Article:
Monday, January 7, 2019

Arguments Against Direct Realism and How to Counter Them

In his essay, “Arguments Against Direct Realism and How to Counter Them,” Pierre Le Morvan discusses the argumentative strategies that can be used to counter eight arguments that are often used against Direct Realism.

In the conclusion to the essay, he lists seven points that the Direct Realists should accept to avoid falling prey to the arguments directed against their position:
(i) distinguish causal indirectness from cognitive indirectness and maintain that the causal indirectness of perception does not entail that it is cognitively indirect;
(ii) concede that we cannot (given the laws of physics) directly perceive external physical objects or events without a time lag, however minute, without conceding that this entails that we cannot directly perceive physical objects;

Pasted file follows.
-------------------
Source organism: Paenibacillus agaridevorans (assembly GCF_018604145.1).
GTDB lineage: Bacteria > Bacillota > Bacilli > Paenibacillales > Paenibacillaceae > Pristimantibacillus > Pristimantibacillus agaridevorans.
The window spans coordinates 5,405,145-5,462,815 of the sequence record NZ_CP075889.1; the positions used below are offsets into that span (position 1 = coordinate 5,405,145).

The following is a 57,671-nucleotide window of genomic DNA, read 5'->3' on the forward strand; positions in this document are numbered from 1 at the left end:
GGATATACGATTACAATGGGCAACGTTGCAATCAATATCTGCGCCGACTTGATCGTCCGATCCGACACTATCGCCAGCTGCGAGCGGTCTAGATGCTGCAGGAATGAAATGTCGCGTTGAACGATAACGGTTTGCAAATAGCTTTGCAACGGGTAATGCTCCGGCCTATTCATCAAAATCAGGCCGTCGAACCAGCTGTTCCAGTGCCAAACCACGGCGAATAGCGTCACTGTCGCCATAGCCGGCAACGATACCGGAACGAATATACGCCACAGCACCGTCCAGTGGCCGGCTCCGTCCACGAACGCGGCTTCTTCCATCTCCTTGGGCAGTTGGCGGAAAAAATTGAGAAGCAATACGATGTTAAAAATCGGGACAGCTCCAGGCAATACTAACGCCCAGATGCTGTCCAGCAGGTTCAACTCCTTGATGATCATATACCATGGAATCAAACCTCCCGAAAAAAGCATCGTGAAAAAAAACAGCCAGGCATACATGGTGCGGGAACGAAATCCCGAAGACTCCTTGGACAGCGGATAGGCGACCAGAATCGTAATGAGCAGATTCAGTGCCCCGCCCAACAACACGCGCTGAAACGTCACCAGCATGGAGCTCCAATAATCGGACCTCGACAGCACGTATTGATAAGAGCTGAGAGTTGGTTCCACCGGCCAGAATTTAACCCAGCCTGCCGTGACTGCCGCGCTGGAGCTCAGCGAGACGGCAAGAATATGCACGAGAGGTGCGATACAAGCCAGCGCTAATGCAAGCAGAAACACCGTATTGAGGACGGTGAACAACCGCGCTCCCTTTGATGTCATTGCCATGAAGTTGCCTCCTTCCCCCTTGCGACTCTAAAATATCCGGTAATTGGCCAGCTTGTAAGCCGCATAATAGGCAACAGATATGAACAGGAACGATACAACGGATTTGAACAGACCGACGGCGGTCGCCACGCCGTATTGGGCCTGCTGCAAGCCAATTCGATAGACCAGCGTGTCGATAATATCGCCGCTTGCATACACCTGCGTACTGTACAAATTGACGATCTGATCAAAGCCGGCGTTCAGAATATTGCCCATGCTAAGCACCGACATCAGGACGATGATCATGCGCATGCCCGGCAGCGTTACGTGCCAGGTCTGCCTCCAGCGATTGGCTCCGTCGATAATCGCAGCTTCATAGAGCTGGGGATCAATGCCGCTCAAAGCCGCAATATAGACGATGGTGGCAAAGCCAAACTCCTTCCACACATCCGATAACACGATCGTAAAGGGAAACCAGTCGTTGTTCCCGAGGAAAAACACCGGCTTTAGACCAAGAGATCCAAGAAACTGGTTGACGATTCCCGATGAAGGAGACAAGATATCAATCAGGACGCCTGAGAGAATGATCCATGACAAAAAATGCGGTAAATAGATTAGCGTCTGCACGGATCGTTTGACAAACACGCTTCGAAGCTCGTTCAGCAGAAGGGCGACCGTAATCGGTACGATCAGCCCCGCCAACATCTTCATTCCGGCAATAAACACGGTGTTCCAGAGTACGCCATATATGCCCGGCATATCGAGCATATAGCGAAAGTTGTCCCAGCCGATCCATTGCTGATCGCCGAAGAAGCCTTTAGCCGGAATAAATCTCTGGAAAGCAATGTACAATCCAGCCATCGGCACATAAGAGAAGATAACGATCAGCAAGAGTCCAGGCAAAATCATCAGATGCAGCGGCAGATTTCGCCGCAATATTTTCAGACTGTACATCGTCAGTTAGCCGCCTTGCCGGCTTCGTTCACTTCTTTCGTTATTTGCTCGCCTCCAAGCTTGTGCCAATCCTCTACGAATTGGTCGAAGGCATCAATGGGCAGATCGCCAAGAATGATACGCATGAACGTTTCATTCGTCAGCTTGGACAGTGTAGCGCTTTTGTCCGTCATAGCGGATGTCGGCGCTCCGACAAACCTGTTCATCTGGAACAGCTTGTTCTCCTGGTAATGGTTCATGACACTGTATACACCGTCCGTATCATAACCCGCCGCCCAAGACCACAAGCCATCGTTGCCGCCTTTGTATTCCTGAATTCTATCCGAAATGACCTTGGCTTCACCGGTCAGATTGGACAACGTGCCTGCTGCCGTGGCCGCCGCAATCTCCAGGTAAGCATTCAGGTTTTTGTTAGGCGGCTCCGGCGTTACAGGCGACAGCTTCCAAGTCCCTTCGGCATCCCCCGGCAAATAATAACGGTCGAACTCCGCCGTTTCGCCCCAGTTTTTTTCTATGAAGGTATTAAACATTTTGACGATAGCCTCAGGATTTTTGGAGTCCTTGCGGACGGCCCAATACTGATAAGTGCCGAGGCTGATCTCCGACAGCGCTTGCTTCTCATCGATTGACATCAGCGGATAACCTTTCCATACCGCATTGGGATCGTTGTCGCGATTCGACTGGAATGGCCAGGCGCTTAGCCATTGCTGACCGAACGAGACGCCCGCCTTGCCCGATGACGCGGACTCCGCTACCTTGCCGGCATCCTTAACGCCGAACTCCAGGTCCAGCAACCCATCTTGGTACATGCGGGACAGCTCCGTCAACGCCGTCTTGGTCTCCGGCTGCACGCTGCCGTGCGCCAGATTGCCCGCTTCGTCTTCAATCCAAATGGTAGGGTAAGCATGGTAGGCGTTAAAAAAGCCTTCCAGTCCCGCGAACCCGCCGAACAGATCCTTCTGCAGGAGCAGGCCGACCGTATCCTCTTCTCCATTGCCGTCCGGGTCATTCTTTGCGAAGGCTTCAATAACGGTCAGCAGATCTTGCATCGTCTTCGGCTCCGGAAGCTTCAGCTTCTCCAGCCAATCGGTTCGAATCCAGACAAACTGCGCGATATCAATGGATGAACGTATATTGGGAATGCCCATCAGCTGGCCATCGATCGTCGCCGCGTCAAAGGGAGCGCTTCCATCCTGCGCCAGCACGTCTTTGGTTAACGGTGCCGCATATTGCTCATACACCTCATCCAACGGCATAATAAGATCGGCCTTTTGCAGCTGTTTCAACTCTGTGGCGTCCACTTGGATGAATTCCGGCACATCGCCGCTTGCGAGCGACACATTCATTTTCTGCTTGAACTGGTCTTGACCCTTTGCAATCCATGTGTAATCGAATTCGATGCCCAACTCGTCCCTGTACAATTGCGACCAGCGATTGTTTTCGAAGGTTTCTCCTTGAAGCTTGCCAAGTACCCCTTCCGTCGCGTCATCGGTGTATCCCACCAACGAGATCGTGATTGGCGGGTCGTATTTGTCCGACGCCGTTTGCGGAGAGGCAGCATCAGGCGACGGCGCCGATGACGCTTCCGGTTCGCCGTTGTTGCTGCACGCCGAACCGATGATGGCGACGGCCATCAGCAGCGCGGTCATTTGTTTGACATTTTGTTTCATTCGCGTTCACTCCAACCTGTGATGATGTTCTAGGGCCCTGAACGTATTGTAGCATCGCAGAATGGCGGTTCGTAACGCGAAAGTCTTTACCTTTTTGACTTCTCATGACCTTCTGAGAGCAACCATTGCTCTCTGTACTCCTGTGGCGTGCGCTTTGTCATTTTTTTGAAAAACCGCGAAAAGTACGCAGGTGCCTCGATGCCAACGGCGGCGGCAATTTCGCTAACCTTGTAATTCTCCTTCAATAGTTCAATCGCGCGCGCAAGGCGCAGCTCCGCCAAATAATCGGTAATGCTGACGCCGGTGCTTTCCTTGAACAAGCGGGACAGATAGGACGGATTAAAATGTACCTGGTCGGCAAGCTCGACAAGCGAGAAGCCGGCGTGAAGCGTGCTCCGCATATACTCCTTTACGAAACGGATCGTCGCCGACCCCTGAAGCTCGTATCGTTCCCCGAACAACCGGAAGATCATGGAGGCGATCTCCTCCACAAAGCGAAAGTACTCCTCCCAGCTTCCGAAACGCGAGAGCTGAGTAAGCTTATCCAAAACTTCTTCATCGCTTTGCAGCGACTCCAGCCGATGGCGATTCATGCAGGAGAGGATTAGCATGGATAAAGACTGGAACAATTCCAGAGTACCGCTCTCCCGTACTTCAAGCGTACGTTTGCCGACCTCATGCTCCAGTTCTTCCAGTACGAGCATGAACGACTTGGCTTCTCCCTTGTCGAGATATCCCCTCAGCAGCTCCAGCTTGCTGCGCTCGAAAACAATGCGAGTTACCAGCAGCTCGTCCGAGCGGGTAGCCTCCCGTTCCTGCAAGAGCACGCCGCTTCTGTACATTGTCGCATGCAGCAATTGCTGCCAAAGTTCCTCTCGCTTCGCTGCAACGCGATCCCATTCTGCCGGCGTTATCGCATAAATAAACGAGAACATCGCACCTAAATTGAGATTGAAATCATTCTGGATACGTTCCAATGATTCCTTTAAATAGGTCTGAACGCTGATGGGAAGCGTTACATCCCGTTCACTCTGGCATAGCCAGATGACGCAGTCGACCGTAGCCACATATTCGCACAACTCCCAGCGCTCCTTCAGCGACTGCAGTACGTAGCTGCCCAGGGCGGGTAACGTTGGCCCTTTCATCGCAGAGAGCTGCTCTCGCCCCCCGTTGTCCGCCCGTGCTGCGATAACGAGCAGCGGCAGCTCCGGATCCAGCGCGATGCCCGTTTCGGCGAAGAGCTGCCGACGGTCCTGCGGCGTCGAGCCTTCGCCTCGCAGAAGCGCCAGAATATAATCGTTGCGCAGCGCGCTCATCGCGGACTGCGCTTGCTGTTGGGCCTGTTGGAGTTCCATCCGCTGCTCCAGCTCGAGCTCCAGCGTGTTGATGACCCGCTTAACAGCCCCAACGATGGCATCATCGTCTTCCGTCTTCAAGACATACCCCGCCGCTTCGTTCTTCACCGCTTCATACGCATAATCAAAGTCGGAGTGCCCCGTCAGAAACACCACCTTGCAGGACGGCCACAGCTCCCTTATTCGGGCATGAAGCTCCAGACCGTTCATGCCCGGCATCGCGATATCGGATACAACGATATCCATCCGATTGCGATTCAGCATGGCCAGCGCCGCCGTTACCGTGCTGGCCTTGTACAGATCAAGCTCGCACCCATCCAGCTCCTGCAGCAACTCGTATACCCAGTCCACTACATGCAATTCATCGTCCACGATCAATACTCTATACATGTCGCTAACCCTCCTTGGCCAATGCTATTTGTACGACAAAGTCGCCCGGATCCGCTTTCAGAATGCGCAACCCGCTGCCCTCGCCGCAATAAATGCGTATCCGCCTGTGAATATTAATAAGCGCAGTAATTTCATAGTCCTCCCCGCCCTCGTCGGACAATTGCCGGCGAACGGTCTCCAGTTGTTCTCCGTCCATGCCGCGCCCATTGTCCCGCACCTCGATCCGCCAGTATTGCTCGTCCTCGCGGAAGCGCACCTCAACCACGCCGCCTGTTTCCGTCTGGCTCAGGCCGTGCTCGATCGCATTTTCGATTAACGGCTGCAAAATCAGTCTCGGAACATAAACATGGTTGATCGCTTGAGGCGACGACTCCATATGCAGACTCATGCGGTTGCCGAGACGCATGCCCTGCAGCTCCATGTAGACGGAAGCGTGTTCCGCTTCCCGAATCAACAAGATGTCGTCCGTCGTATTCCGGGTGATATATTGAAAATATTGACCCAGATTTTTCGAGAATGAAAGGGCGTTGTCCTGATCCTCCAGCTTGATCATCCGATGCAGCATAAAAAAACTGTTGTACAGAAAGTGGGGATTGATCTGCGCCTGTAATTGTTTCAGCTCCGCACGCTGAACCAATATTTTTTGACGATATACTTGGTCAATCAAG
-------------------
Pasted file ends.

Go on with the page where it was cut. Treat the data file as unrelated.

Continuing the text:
(iii) reject the notion that perceiving a physical object requires perceiving all of its spatial or temporal parts at once;
(iv) maintain that physical objects can appear differently than how they are;

(v) be wary of question-begging reifications of appearances by their opponents;
(vi) concede that doubts can be raised that we are perceiving physical objects without conceding that this entails that we do not perceive physical objects;

(vii) treat sensible qualities as modes of perceptual awareness rather than as objects of awareness. 
The essay ends with a brief account of the debate in scholastic philosophy between the Perceptionists (who are today known as the Direct Realists) and the Representationists. Descartes did not agree with the scholastic Representationists but the Cartesian system that he devised was to a large extent in agreement with their thought. 

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